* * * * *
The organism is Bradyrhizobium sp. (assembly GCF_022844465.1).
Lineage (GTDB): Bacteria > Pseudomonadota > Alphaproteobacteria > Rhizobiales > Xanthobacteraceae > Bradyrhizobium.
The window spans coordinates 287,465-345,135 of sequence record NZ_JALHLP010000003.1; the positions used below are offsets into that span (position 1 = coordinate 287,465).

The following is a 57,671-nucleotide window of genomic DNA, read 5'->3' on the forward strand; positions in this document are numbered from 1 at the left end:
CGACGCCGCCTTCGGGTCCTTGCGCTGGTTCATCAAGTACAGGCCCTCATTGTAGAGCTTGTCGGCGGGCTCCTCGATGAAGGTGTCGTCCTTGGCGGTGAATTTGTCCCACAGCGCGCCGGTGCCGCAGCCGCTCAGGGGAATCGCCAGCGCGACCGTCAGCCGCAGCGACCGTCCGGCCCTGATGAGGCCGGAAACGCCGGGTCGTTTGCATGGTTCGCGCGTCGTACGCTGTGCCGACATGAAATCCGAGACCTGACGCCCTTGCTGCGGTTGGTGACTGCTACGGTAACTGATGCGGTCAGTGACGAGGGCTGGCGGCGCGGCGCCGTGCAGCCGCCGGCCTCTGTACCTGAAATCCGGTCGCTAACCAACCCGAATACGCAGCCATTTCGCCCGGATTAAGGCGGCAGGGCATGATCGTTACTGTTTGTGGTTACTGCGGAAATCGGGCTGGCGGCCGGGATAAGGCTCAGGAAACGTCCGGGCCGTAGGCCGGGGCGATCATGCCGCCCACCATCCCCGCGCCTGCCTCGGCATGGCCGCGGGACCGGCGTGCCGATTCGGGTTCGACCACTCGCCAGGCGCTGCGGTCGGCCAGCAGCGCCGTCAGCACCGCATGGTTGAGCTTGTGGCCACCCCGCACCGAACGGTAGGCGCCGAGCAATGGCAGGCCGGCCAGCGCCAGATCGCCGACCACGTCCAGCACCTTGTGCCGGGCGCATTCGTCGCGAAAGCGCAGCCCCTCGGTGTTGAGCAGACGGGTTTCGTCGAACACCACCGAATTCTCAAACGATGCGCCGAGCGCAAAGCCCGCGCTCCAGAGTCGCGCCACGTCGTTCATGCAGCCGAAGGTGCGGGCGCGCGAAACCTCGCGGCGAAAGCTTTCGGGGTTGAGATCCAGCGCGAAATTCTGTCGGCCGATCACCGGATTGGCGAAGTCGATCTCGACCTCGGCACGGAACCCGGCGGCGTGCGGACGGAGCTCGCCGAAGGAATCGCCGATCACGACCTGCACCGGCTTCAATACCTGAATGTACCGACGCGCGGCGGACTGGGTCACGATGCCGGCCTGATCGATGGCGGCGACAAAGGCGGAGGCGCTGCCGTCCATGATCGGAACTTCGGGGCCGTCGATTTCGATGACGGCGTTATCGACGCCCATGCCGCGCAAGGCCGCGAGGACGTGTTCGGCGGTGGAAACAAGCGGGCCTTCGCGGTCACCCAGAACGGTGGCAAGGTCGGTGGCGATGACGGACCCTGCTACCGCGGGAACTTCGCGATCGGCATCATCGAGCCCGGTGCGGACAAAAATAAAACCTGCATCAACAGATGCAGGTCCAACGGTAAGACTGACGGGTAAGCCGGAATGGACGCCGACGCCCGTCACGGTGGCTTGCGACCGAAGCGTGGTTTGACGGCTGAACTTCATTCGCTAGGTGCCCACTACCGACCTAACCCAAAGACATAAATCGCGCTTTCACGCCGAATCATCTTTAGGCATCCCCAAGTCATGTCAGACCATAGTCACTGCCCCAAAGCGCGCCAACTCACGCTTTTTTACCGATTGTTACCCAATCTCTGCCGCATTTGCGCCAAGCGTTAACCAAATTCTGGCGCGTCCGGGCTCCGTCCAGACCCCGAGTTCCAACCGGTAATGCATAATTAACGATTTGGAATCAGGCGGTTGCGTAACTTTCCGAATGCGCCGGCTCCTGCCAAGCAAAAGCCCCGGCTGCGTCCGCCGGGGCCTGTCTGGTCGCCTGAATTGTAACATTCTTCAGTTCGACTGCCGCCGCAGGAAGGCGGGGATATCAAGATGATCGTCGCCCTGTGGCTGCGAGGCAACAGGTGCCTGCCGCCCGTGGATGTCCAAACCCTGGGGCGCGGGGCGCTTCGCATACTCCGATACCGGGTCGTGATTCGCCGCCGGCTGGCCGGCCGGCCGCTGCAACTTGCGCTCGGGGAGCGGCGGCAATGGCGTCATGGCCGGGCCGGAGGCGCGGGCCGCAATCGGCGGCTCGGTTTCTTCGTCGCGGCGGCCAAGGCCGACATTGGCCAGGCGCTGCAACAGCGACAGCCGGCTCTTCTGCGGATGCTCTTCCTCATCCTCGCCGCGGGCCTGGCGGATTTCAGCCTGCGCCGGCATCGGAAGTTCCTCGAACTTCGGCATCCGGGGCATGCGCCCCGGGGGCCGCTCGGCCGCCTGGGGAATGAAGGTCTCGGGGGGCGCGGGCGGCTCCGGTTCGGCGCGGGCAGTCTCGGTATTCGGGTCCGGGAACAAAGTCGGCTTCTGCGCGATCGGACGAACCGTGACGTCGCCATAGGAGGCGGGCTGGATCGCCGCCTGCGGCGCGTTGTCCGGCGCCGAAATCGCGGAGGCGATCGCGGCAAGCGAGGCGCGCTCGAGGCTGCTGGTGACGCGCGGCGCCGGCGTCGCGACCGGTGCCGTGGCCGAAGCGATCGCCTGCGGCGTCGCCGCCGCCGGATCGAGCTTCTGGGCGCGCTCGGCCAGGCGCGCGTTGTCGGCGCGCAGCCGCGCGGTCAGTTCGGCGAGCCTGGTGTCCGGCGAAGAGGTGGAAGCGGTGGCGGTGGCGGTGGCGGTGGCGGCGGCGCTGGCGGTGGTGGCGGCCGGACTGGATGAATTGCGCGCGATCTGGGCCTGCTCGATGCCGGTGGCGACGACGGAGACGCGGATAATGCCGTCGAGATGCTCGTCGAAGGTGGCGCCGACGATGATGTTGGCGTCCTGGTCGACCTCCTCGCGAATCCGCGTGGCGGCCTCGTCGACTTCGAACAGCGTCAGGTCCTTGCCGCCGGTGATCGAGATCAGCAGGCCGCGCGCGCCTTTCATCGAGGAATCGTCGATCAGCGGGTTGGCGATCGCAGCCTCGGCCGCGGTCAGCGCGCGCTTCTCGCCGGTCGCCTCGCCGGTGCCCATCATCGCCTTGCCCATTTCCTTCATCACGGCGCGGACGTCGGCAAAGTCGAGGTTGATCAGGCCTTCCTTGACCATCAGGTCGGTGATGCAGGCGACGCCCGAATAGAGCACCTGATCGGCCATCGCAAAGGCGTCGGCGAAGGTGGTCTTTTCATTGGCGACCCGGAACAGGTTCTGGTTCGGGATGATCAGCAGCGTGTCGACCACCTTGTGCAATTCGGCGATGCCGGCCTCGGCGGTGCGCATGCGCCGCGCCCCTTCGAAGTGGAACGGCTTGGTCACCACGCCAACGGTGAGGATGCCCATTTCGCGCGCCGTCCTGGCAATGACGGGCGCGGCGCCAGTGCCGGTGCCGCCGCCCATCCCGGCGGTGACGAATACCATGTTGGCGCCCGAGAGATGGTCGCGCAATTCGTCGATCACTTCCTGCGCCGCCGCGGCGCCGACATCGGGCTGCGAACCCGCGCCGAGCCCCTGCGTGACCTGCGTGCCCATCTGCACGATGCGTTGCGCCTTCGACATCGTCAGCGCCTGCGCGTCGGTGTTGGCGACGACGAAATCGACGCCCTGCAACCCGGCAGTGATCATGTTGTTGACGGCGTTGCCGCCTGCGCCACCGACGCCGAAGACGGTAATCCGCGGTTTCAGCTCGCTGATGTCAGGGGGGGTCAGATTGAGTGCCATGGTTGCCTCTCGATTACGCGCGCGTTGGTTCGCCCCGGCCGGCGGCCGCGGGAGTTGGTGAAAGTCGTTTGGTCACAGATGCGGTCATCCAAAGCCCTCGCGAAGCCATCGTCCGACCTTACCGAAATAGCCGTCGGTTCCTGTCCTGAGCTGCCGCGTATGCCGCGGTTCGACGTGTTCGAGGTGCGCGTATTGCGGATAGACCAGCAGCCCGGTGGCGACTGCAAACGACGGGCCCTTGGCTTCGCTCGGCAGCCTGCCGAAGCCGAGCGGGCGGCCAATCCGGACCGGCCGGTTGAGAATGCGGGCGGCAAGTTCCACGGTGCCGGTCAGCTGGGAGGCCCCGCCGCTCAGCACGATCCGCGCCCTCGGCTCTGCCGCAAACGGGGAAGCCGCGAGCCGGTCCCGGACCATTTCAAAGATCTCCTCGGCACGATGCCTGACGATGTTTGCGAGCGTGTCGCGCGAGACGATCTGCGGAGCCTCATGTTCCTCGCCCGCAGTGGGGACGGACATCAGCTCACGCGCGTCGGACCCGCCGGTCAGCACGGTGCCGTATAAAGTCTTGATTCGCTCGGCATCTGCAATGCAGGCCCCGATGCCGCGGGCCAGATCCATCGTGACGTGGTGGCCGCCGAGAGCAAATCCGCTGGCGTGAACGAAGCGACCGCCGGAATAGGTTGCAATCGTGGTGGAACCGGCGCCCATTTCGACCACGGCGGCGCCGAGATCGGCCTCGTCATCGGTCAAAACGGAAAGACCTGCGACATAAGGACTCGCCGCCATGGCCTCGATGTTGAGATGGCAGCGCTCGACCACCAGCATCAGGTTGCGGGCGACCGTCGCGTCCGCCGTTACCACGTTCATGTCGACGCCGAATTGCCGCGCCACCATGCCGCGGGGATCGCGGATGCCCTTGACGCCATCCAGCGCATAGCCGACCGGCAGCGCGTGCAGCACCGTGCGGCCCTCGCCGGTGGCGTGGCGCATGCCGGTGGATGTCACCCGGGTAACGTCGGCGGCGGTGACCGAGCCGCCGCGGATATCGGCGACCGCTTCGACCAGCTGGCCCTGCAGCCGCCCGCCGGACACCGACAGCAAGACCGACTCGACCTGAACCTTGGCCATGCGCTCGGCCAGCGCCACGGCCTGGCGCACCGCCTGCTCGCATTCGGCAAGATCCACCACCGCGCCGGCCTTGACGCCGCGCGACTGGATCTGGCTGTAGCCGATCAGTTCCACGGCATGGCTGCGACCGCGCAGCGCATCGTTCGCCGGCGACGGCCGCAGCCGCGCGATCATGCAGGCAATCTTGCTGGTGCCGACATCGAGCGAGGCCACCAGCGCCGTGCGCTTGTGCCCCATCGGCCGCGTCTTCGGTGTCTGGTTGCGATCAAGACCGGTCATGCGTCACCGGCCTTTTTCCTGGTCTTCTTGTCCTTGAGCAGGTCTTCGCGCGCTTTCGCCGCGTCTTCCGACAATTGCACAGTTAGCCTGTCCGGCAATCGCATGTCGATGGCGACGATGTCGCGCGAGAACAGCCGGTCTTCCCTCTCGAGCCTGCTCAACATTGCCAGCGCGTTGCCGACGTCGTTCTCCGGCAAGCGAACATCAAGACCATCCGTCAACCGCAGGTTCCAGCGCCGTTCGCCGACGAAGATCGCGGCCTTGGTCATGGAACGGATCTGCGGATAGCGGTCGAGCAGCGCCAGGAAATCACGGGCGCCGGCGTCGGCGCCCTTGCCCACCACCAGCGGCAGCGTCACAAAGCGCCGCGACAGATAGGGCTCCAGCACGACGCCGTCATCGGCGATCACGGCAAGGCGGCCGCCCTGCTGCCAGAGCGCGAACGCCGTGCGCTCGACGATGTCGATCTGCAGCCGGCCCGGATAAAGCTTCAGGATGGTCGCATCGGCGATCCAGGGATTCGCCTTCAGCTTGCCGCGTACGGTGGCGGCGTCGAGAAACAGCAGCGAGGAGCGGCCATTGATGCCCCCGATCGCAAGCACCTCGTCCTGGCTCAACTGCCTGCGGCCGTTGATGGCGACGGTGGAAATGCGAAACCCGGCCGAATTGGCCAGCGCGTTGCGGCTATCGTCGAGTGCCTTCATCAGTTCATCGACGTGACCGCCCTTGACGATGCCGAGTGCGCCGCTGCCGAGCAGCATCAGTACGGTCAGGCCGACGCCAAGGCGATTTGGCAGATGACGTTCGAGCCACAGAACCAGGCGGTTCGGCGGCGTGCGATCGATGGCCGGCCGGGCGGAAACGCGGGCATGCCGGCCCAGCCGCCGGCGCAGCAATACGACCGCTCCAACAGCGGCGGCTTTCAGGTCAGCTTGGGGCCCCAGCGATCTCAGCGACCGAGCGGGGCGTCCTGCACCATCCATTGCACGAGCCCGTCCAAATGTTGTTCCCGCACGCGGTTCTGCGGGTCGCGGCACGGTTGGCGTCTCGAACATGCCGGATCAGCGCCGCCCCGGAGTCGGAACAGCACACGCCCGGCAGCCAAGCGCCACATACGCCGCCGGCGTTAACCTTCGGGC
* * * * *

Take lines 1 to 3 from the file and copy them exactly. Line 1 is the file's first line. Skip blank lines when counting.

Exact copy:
The organism is Bradyrhizobium sp. (assembly GCF_022844465.1).
Lineage (GTDB): Bacteria > Pseudomonadota > Alphaproteobacteria > Rhizobiales > Xanthobacteraceae > Bradyrhizobium.
The window spans coordinates 287,465-345,135 of sequence record NZ_JALHLP010000003.1; the positions used below are offsets into that span (position 1 = coordinate 287,465).